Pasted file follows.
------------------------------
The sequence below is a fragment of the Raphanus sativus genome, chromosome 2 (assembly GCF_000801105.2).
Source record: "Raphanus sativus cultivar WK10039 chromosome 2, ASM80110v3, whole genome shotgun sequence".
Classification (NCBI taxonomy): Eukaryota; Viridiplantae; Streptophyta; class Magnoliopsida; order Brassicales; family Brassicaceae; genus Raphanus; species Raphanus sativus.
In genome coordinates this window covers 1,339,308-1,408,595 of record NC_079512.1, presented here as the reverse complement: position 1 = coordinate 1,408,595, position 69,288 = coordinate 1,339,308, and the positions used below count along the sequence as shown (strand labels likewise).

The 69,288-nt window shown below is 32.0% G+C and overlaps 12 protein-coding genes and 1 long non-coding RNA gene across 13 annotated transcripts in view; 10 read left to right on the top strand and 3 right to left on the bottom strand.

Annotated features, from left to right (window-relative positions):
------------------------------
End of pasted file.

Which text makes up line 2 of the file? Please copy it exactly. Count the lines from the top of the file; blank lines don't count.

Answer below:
Source record: "Raphanus sativus cultivar WK10039 chromosome 2, ASM80110v3, whole genome shotgun sequence".